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Blogs from February, 2021

holding child's hand in hospital

When a child is injured in an accident, it can have an impact on the individual’s entire family. In California, anyone who is a minor (under the age of 18) does not generally have the legal ability to file their own claim or lawsuit. Fortunately, parents and legal guardians in California may be able to do so on behalf of their injured child.

Proving Negligence in a Child Injury Case

When it comes to pursuing compensation for your child’s injuries, the same general rules apply as they do for all personal injury cases. You and your attorney will have to prove negligence on the part of another party, which consists of four elements:

  • Duty. The defendant owed a duty of care to your child.
  • Breach of Duty. The defendant failed to uphold this duty of care.
  • Causation. The breach of duty directly caused an accident.
  • Damages. The accident directly led to injuries/harm to your child.

Some parties that are often held liable for children’s injuries include:

  • Motorists who cause car accidents, bicycle accidents, or pedestrian accidents
  • Dog owners
  • Daycare workers
  • Teachers and coaches
  • Nannies

Since children generally lack the ability to understand settlement calculations, an important safeguard for minors who are entering into a personal injury settlement agreement is called a minor’s compromise.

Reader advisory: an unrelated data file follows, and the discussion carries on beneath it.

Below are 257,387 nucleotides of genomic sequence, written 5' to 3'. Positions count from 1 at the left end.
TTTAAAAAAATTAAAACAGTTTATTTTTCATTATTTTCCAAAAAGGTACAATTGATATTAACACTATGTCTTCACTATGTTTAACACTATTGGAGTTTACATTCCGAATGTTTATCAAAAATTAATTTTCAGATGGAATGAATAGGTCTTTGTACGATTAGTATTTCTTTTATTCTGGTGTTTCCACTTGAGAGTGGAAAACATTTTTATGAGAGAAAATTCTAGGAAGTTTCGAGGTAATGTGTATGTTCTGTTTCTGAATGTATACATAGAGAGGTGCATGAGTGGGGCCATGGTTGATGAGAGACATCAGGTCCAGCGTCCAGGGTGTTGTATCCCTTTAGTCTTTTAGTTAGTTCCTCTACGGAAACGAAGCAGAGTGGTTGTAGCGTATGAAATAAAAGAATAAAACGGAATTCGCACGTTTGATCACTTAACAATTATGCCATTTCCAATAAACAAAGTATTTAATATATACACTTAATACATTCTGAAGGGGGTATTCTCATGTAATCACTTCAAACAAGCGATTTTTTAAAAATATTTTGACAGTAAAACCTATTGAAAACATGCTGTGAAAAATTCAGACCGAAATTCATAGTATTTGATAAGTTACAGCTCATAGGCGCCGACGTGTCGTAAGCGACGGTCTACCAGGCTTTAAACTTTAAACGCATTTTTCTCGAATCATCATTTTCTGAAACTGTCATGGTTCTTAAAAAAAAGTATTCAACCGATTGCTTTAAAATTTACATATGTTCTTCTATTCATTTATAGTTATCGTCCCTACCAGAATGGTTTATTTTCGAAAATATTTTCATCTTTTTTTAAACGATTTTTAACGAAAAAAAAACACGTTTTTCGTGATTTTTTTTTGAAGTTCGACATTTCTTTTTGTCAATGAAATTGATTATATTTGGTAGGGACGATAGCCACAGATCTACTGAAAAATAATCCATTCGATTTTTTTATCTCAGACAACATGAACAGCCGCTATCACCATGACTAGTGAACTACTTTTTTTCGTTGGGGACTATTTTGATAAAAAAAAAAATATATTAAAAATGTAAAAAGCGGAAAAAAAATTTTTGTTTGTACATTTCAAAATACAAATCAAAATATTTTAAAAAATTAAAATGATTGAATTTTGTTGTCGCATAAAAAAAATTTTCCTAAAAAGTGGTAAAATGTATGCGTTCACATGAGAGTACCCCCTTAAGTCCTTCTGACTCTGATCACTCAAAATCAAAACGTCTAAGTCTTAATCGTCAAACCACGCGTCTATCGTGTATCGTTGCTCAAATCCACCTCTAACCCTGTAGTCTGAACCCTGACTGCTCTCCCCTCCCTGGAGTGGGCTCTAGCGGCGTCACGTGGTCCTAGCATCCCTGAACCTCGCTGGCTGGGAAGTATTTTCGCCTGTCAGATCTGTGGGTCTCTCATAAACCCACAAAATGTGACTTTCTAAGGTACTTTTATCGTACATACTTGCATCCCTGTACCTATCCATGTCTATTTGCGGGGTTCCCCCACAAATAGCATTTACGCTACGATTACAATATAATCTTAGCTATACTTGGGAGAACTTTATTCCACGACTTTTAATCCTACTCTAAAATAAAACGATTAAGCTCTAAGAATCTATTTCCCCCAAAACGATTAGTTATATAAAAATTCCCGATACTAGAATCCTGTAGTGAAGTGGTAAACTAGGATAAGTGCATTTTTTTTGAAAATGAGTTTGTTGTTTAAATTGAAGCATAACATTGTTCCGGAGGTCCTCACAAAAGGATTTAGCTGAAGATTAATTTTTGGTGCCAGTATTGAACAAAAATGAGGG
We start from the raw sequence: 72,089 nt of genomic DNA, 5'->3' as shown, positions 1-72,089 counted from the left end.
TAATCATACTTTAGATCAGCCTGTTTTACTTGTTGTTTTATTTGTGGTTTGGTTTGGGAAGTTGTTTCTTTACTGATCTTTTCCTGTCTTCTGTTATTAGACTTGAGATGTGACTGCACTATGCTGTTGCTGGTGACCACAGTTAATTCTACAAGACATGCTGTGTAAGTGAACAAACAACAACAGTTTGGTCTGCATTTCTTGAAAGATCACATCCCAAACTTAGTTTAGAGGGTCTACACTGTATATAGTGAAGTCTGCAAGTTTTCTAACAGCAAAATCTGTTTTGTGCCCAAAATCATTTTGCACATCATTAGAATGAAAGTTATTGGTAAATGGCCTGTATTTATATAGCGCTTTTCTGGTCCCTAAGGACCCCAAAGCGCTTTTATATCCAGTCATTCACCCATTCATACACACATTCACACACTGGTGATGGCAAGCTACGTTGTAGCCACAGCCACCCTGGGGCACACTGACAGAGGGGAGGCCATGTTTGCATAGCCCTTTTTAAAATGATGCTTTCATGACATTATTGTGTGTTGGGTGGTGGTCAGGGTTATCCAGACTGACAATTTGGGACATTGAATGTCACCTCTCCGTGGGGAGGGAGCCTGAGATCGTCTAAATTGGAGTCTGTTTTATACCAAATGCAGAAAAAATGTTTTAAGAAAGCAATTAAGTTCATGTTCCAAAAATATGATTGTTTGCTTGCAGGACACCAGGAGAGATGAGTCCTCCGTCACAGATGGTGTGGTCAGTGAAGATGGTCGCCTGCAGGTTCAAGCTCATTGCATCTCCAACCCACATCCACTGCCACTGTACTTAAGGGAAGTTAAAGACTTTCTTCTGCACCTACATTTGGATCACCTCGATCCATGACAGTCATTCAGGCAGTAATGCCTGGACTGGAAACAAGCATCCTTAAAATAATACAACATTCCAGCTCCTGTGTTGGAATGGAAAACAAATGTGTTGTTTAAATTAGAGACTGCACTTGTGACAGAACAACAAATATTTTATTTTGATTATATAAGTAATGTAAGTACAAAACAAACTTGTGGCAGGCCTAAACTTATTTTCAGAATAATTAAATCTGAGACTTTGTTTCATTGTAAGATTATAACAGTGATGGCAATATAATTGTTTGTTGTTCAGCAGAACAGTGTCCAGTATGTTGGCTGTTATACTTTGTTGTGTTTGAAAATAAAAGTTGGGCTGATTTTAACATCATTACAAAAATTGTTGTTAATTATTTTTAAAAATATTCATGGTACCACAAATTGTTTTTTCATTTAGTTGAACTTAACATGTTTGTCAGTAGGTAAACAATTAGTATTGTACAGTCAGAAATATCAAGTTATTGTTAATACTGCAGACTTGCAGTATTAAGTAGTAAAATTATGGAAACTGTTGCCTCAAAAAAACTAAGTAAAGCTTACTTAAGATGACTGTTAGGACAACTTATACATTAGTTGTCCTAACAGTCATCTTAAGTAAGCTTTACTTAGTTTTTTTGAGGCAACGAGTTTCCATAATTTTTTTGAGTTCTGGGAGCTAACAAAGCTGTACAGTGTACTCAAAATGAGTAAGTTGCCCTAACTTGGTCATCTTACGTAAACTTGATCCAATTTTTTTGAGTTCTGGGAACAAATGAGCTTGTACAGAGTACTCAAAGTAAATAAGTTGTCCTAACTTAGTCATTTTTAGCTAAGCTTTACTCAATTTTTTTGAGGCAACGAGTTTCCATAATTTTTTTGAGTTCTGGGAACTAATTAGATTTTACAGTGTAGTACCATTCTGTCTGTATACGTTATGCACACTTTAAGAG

Essentially, this process allows a court to scrutinize the settlement amount to ensure that it is fair and that the funds will solely be used to benefit the minor and their recovery. You can learn more in-depth information about the minor’s compromise process here.

Negligent Infliction of Emotional Distress Claim

Additionally, parents (or any close relatives) who are present at the time of the child’s injury may be entitled to a unique type of damage known as a Negligent Infliction of Emotional Distress (NIED) claim. Under California law, a bystander of an accident may file a NIED claim for emotional distress if the following elements are present:

  1. The person is closely related to the victim (either by blood or through marriage); for instance, a parent would be categorized as a close relative
  2. The defendant’s negligent actions directly caused harm to the child
  3. The parent was present at the scene of the injury and was aware that the event was causing harm to the child
  4. As a result, the parent suffered severe emotional distress

Your personal injury attorney can help determine whether this particular claim may be pursued. Some examples of situations that may justify a NIED claim include:

  • A parent witnesses their child being attacked by a dog
  • A parent witnesses their child being run over by a car
  • A parent witnesses their child being hit on their bicycle

We Are Dedicated to Protecting Your Family

At Effres & Effres, we understand that nothing is more important than family. If your child was injured due to another person’s negligence, get over three decades of legal experience in your corner. Our job is to handle all the legal aspects of your case so you have the best chances of receiving maximum compensation and you can focus on helping your child heal.

Contact our Los Angeles child injury attorneys at (818) 222-9720 to schedule your free case review today!

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